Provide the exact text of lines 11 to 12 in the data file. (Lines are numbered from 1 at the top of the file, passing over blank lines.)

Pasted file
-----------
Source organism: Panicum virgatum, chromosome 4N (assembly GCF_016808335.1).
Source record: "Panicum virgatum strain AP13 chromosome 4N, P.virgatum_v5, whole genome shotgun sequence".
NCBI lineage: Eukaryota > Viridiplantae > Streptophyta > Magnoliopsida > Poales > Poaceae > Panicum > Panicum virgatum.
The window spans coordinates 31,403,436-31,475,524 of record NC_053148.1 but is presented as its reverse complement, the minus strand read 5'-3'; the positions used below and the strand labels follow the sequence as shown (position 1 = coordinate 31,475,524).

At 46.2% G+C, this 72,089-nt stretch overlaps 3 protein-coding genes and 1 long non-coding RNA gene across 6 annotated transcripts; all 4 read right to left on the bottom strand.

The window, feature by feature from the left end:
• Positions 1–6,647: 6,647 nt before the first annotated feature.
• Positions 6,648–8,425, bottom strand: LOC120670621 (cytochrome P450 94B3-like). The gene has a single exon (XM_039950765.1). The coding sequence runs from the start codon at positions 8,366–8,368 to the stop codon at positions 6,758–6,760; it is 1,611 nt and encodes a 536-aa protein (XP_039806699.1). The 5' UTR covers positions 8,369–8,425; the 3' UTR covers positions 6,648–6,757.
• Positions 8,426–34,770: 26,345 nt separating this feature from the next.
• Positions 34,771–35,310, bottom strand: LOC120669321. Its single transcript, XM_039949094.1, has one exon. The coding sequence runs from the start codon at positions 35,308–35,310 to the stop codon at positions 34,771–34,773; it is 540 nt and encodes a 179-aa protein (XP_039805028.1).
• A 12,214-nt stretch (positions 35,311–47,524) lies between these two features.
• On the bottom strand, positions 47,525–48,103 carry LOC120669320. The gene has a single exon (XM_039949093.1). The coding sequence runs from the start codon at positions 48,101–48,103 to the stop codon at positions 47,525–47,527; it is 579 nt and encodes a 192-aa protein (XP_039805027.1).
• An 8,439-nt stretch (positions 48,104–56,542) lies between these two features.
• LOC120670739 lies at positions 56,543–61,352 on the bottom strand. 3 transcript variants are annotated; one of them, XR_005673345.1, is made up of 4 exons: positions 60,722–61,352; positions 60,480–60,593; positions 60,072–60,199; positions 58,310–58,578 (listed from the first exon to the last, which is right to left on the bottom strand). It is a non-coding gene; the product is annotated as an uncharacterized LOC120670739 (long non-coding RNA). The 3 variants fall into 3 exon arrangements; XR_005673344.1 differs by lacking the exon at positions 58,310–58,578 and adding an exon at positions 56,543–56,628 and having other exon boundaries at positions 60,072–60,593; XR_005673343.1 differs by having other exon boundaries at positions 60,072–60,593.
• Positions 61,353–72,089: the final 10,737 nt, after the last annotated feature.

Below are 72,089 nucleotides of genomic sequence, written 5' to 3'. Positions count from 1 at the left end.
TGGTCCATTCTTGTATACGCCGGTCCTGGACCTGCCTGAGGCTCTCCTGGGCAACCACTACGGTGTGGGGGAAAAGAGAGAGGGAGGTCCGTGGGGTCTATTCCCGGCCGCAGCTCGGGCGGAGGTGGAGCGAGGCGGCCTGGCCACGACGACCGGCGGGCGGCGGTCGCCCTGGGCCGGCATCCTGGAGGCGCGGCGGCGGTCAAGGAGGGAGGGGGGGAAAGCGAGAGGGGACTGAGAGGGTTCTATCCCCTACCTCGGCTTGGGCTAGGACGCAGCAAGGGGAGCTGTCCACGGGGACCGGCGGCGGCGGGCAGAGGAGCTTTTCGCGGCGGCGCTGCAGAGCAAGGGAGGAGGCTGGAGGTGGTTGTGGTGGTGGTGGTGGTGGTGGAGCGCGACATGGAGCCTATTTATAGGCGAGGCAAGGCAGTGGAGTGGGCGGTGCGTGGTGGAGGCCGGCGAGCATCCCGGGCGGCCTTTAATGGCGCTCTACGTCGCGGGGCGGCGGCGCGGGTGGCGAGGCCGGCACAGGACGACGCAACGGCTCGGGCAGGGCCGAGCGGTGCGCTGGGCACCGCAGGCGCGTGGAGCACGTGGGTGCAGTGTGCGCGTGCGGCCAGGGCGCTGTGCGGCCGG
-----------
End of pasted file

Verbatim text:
• A 12,214-nt stretch (positions 35,311–47,524) lies between these two features.
• On the bottom strand, positions 47,525–48,103 carry LOC120669320. The gene has a single exon (XM_039949093.1). The coding sequence runs from the start codon at positions 48,101–48,103 to the stop codon at positions 47,525–47,527; it is 579 nt and encodes a 192-aa protein (XP_039805027.1).